Haverford is a busy campus. Students are almost always hunkering down in their respective “hives” to work on school assignments, in campus jobs, and with clubs and organizations. All the while, in the southwest corner of campus, buzzing winged insects toil away on their own assignments: maintaining the health of the Haverfarm and producing fresh honey. Since 2014, Haverford’s community-enriching farm has incorporated beekeeping into its efforts to model sustainable and justice-oriented agriculture. Last Saturday, the surrounding community benefited from the fruits of the bees’ labor.
The Friends School at Haverford, a preschool-through-eighth grade Quaker school across the street from campus, hosted Winged Wonders, a hands-on educational day for kids and families focused on the monarch butterfly and the honeybee. Eli St. Amour, who offers hive management services to 20 hives at 10 different locations, helps maintain the Haverfarm’s bee residents and used the honey extractor housed at the Friends School to show guests how honey extraction works and how bees help keep food systems thriving. Guests also got to taste the hive’s fresh honey.
“Honeybees pollinate one-third of everything we eat. Without them, it would be impossible to feed the world,” said St. Amour, who, when asked how one makes honey, replied, “I don’t make honey, bees do.”
The Haverfarm yielded over 1,800 pounds of produce last year that included delicacies as diverse as leafy greens, root veggies, herbs, melons, and beans. The plants on the farm have certainly appreciated the help from nearby bees eager to pollinate everything. And, as St. Amour explained at Winged Wonders, the taste of the honey that the bees produce depends on what plants they pollinate. Each batch from the Haverfarm is made special.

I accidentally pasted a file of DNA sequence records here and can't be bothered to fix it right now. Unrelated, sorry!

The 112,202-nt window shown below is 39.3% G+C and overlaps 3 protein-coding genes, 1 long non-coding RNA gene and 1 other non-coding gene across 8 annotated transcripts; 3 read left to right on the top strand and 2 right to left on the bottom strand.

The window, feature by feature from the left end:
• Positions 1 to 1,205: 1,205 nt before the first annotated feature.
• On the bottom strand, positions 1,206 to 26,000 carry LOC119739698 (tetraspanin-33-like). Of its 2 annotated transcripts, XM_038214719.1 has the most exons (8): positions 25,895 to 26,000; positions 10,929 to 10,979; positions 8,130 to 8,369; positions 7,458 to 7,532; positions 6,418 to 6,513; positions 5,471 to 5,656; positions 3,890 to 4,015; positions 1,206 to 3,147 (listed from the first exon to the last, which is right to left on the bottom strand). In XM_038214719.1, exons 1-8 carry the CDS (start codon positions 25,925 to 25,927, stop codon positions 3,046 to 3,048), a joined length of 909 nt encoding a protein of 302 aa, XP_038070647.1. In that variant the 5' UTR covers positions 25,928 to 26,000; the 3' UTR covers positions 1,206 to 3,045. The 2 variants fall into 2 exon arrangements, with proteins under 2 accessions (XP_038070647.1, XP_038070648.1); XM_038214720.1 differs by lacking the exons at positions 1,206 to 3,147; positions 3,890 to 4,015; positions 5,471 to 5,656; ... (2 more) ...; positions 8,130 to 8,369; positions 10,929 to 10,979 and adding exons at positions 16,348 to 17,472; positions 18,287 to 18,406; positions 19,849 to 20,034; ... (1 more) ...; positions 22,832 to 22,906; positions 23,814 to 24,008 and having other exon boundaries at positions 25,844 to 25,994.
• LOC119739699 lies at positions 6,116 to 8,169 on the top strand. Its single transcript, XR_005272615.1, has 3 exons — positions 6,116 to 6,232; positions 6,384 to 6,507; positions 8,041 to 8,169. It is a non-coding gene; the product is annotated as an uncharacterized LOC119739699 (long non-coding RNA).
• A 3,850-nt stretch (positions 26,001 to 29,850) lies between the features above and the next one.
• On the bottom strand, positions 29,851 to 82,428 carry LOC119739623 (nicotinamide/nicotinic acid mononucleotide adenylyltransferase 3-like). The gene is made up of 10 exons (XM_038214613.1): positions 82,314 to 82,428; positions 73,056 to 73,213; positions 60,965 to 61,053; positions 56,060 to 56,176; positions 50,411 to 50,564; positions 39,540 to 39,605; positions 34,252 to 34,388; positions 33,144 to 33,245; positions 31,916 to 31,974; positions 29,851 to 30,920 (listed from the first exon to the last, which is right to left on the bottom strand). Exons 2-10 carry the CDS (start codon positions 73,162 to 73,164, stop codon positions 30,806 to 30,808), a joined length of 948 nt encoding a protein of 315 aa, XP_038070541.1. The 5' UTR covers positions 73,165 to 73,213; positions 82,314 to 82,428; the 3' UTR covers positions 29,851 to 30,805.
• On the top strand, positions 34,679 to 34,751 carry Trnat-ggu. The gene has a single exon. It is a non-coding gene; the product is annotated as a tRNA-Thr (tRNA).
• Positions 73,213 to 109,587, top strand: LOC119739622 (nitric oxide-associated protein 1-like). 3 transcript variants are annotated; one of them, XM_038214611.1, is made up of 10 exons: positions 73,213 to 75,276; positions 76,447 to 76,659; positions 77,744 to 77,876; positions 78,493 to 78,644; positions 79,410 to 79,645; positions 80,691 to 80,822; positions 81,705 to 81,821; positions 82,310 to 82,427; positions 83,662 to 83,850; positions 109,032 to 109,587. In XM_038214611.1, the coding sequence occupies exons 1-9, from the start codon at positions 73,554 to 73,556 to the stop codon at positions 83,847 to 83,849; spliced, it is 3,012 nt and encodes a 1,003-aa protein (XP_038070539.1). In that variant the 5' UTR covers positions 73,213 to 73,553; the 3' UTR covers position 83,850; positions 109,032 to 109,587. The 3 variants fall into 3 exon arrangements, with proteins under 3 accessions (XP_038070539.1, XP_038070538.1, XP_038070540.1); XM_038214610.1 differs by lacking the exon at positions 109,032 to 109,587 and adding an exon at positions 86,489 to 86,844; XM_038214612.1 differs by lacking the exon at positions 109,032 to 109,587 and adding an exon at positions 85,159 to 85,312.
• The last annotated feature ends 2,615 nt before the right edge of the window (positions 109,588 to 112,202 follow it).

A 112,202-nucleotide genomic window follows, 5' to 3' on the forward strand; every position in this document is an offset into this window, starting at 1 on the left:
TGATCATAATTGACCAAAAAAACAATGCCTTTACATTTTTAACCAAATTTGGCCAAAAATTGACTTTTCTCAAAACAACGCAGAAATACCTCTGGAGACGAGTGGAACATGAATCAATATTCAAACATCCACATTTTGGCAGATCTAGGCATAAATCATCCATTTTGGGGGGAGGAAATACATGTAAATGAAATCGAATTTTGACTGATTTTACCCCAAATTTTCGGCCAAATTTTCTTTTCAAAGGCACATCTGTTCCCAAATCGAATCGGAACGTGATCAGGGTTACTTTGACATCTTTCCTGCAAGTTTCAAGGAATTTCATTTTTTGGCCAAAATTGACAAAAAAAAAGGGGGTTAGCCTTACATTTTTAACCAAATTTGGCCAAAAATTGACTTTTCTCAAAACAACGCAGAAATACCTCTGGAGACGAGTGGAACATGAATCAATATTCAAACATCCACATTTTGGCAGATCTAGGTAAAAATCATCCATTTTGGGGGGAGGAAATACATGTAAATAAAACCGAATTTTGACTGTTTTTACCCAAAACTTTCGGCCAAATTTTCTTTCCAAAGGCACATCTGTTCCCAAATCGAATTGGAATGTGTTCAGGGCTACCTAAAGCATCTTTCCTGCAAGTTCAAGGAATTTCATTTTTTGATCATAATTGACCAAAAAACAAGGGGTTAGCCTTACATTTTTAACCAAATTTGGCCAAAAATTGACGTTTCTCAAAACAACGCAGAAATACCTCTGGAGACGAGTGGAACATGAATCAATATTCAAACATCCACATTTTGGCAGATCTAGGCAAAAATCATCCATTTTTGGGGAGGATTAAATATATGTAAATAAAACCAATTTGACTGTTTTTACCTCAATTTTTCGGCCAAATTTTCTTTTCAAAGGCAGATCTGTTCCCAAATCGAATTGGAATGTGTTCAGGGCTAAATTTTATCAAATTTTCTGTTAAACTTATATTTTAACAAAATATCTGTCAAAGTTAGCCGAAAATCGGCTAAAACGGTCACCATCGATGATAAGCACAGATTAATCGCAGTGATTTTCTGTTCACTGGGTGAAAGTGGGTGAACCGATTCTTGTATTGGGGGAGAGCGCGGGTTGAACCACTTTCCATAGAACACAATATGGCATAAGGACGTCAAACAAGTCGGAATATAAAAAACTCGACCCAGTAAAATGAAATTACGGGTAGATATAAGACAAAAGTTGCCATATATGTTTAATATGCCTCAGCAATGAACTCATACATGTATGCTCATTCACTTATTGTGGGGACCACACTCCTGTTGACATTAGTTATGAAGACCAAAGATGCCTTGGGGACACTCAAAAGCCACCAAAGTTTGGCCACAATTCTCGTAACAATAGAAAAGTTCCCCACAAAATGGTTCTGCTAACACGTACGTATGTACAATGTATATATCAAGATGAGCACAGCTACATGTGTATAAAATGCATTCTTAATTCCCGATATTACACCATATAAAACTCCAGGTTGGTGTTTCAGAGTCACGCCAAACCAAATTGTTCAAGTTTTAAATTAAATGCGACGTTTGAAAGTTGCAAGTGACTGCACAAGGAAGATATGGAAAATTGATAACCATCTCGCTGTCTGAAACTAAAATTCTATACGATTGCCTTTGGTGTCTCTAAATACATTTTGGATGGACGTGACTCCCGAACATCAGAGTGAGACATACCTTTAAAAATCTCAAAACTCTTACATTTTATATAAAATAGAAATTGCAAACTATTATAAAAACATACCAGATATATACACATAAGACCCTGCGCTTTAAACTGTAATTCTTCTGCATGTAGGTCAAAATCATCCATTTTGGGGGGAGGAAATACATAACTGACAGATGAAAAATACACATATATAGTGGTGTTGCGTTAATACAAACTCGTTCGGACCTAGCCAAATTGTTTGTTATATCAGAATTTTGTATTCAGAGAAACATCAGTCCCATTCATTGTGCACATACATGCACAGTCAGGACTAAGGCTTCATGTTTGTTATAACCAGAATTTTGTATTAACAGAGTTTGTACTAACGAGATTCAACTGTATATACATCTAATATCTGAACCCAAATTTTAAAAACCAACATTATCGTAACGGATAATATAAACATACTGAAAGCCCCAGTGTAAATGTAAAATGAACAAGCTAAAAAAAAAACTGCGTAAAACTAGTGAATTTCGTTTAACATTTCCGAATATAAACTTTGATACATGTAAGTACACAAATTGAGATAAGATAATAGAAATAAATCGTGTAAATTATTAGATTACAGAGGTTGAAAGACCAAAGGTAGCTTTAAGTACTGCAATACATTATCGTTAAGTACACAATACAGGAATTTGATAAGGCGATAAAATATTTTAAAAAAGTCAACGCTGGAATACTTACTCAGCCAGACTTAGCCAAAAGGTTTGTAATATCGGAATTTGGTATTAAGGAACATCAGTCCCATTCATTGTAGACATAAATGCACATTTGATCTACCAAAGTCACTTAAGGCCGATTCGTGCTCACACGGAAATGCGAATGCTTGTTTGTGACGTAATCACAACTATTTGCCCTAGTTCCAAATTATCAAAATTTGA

Consistent with the Haverfarm’s mission of fostering knowledge and love for ethical farming on and off campus, St. Amour also offers a beekeeping apprenticeship to Haverford students. Alongside Customs team service days and partnerships with student groups like the ETHOS food initiative and EHaus, the hives are one of many ways the Haverfarm encourages people to learn and benefit from local and ethical agriculture.
“Having bees on the Haverfarm not only helps the plants by providing pollination, but also gives students an opportunity to learn about beekeeping,” said St. Amour.
Last weekend, that opportunity was extended to a younger audience, who, with painted faces, got a peek into the buzzing, bustling world of a bee hive. The honey from the hives was on sale at the event, and because St. Amour offers hive management services to schools and private residences around the region, he has plenty of honey for sale from the Haverfarm and other nearby hives through his website.
Photos by Holden Blanco ’17.